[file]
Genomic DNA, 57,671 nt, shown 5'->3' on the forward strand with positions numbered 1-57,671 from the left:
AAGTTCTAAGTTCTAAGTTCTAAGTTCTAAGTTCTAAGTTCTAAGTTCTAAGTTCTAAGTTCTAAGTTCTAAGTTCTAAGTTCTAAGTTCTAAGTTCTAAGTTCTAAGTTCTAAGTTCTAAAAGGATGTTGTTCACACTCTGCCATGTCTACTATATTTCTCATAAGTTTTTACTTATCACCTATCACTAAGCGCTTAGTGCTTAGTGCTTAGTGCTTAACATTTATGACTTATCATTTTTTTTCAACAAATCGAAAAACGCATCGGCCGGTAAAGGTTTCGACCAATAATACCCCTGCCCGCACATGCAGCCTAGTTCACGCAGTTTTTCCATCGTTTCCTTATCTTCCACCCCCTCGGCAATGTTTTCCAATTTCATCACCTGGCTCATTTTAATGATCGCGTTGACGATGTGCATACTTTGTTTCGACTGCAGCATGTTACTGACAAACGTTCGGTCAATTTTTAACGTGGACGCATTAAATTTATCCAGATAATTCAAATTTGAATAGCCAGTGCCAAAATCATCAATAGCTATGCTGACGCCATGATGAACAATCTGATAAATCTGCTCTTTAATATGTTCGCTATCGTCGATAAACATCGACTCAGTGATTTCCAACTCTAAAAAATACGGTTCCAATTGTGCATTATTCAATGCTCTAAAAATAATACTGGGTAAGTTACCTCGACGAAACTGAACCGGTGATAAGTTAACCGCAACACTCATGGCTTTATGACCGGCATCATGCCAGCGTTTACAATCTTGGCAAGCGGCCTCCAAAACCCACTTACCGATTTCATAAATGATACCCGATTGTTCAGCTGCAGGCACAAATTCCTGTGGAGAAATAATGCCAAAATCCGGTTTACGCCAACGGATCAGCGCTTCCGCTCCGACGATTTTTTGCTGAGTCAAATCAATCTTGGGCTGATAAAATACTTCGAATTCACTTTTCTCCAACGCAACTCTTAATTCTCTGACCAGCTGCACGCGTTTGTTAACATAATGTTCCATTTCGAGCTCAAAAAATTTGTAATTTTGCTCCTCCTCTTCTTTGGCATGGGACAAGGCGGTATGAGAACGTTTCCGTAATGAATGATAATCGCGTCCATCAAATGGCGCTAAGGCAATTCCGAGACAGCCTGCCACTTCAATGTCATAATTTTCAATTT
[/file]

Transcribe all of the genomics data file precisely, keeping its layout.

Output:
Genomic DNA, 57,671 nt, shown 5'->3' on the forward strand with positions numbered 1-57,671 from the left:
AAGTTCTAAGTTCTAAGTTCTAAGTTCTAAGTTCTAAGTTCTAAGTTCTAAGTTCTAAGTTCTAAGTTCTAAGTTCTAAGTTCTAAGTTCTAAGTTCTAAGTTCTAAGTTCTAAGTTCTAAAAGGATGTTGTTCACACTCTGCCATGTCTACTATATTTCTCATAAGTTTTTACTTATCACCTATCACTAAGCGCTTAGTGCTTAGTGCTTAGTGCTTAACATTTATGACTTATCATTTTTTTTCAACAAATCGAAAAACGCATCGGCCGGTAAAGGTTTCGACCAATAATACCCCTGCCCGCACATGCAGCCTAGTTCACGCAGTTTTTCCATCGTTTCCTTATCTTCCACCCCCTCGGCAATGTTTTCCAATTTCATCACCTGGCTCATTTTAATGATCGCGTTGACGATGTGCATACTTTGTTTCGACTGCAGCATGTTACTGACAAACGTTCGGTCAATTTTTAACGTGGACGCATTAAATTTATCCAGATAATTCAAATTTGAATAGCCAGTGCCAAAATCATCAATAGCTATGCTGACGCCATGATGAACAATCTGATAAATCTGCTCTTTAATATGTTCGCTATCGTCGATAAACATCGACTCAGTGATTTCCAACTCTAAAAAATACGGTTCCAATTGTGCATTATTCAATGCTCTAAAAATAATACTGGGTAAGTTACCTCGACGAAACTGAACCGGTGATAAGTTAACCGCAACACTCATGGCTTTATGACCGGCATCATGCCAGCGTTTACAATCTTGGCAAGCGGCCTCCAAAACCCACTTACCGATTTCATAAATGATACCCGATTGTTCAGCTGCAGGCACAAATTCCTGTGGAGAAATAATGCCAAAATCCGGTTTACGCCAACGGATCAGCGCTTCCGCTCCGACGATTTTTTGCTGAGTCAAATCAATCTTGGGCTGATAAAATACTTCGAATTCACTTTTCTCCAACGCAACTCTTAATTCTCTGACCAGCTGCACGCGTTTGTTAACATAATGTTCCATTTCGAGCTCAAAAAATTTGTAATTTTGCTCCTCCTCTTCTTTGGCATGGGACAAGGCGGTATGAGAACGTTTCCGTAATGAATGATAATCGCGTCCATCAAATGGCGCTAAGGCAATTCCGAGACAGCCTGCCACTTCAATGTCATAATTTTCAATTT